By 2030, inmates over the age of 50 are expected to make up almost a third of the total projected prison population.
Anthony Marshall, 89, is the oldest person ever sent to a New York prison for a nonviolent crime.
That’s according to NBC News, whose interest was piqued by the growing trend of older defendants. “Prisoners older than 55 make up the single fastest-growing segment of the U.S. prison community,” it says.
Nearly a quarter million people over the age of 50 were in a cell last year, NBC says. By 2030, they’re expected to make up almost a third of the total projected prison population.
Zealous sentencing may be to blame. Legal expert Inimai Chettiar told NBC that it has become more common for offenses that were once considered low priority to command strict and harsh sentences. For instance, Marshall could have been given house arrest or probation instead, she said.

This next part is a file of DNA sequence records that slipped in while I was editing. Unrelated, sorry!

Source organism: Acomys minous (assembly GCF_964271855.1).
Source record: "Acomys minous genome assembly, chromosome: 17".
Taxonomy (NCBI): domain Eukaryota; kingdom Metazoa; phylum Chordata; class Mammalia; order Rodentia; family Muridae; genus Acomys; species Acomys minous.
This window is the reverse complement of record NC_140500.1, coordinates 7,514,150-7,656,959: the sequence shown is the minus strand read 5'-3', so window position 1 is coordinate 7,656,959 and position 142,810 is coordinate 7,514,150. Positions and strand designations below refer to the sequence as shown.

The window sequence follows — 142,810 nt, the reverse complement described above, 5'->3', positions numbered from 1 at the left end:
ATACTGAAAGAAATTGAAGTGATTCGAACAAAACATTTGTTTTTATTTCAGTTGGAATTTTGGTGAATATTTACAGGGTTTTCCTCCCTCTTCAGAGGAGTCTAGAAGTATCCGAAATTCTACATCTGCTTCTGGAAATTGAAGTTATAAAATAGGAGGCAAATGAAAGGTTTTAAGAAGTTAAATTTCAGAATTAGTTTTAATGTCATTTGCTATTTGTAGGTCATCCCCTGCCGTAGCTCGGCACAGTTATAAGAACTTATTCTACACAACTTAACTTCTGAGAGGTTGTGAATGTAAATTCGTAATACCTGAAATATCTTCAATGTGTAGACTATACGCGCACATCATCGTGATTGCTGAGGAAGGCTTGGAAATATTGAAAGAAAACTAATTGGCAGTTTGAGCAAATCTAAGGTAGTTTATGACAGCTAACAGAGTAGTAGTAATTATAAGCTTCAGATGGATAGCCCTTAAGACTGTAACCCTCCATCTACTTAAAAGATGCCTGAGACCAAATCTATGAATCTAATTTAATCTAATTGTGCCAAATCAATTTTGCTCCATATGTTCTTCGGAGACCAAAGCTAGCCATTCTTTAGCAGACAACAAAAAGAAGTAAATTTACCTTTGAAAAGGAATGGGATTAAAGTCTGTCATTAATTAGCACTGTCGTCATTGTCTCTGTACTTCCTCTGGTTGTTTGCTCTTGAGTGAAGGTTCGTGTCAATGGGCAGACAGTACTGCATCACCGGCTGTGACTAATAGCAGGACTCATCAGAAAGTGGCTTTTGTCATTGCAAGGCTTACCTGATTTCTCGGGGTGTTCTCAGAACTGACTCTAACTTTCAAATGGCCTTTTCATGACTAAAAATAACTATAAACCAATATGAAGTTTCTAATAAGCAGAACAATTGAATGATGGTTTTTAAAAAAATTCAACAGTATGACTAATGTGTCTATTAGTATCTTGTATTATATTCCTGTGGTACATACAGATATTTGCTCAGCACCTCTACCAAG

Incarcerating people isn’t cheap, but it’s especially expensive for those with failing health. State and federal prisons spend an estimated $16 billion a year keeping the elderly behind bars, NBC says. While the numbers vary, there’s no mistaking the vast difference in cost between younger and older prisoners.
In Georgia, the average annual medical cost for inmates younger than 65 is $961, NBC says. For seniors, it’s $8,565. In North Carolina, medical care for elderly prisoners costs four times what it does for those younger than 50.
Some states are considering measures that would get those expensive prisoners off the taxpayers’ back, NBC says, by allowing parole hearings for low-risk older inmates. Louisiana passed such a law in 2011.
What do you think? Should elderly prisoners get special treatment in light of their higher cost? Share your thoughts on our Facebook page.